“Shall I sign it to you?” you ask, setting the hook. Once their name is inscribed, they really do have to buy the book.

At one store, the manager asked me to direct customers to the register with their books and say I’d sign after they’d paid.

“Books have a way of walking,” she explained. It sounded reasonable—until the first one got away. I had her firmly hooked. She took the book and went on browsing—and half an hour later I saw her wheel her toddler’s stroller back from the children’s books, to the café for a latte and a cookie, and out the door.

After that, I talked the manager into letting me have a stack of books at the table, so I could sign them at the moment of decision. It worked fine. I sold more than half a dozen books, not bad for a couple of hours for an unknown author with a relatively pricey hardcover. But you know what? I keep thinking about the one that got away. I told you it was just like fishing.


Peter Rozovsky said...

I read a complaint recently that a publishing environment in which authors are forced to be marketers was evidence of a failure of capitalism. As much as I hate to admit it, and much as one might be tempted to say that such a complaint was merely whining, I fear the complaint may be accurate.
Detectives Beyond Borders
"Because Murder Is More Fun Away From Home"

Susan said...

Thanks for all your helpful hints, Liz. Someday I hope to make use of them! It was such a delight meeting you in Seattle. Your book is wonderful, btw, and I've been recommending it to all my friends.

Julia Buckley said...

It's just plain humiliating sometimes, Liz, and I don't have your apparent resilience. But the last time I sat in the bookstore I got no fish at all, and afterward the clerk told me, "This is a really bad time--people are either at lunch or work, and it's usually pretty dead in here."

The bookstore had CHOSEN the time for me. :0

But from the sound of it you've already sold many, many copies of DEATH WILL GET YOU SOBER, and everyone who bought it sell it by word of mouth.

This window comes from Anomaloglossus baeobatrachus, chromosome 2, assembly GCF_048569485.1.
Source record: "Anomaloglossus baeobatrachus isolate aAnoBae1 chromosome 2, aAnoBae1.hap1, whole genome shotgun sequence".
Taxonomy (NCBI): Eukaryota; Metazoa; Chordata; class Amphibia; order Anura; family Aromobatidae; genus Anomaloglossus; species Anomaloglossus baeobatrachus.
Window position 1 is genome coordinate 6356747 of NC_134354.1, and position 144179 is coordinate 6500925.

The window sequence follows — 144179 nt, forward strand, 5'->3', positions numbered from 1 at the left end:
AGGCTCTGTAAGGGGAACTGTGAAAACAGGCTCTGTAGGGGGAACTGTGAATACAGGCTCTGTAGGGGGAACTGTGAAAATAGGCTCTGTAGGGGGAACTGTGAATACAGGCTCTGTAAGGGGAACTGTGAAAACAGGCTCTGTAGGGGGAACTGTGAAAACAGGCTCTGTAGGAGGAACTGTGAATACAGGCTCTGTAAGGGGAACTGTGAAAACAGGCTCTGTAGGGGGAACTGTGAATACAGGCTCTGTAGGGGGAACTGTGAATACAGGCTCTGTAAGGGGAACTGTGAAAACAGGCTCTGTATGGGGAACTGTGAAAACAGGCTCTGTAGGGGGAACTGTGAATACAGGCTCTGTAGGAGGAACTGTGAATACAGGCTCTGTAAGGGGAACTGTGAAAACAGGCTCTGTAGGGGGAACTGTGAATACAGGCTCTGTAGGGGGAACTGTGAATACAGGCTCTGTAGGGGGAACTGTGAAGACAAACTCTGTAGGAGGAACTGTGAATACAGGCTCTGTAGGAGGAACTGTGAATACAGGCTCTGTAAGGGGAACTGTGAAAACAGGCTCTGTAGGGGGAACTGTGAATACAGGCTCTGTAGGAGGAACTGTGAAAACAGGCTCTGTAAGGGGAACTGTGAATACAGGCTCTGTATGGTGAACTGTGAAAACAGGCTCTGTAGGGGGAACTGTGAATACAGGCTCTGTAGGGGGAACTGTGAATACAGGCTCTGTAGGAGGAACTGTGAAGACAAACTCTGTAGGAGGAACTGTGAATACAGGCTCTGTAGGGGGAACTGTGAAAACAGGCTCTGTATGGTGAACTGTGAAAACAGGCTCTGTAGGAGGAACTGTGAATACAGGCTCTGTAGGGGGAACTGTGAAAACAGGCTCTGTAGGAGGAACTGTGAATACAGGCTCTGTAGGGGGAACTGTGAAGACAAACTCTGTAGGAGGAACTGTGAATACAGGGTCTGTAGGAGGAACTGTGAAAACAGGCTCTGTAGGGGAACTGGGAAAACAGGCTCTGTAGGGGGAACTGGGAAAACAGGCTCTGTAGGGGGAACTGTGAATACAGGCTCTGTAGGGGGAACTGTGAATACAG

And Peter, your post is most thought-provoking.

Sandra Parshall said...

Very few writers are temperamentally suited to grabbing strangers in bookstores and trying to talk them into buying books. The whole idea is totally contrary to my nature, and even when I'm successful at it, it's a terrible strain. After two hours, I have a stress headache and feel utterly exhausted. I've received a lot of e-mails from people who have bought books at signings and wanted to let me know they enjoyed them, and that makes me glad I did those appearances. But on the whole, hawking books like a carnival barker selling bottles of snake oil is just not my idea of fun.

Holly Y Rechel-Felmlee said...

Liz, I grew up fly fishing. A fisherperson moves constantly, casts over and over into little tiny pools along trickling high country streams. The hardest places are beaver dam pools where the fish can see a person and startle at the least noise or movement. Frequent "strikes" indicate interest in the bait, and when hooked the fish must be "played" to bring it to shore.

The fish are small, usually thrown back. After catching the limit, hopefully, the fish are buttered, wrapped in foil and cooked in a campfire. These are the best tasting trout in the world.

So, I guess my fishing metaphor would be one of movement, searching for the small pools of opportunity, expecting strikes, and lots of work to land a sale.

Maybe this will help when I do tours for myself. :0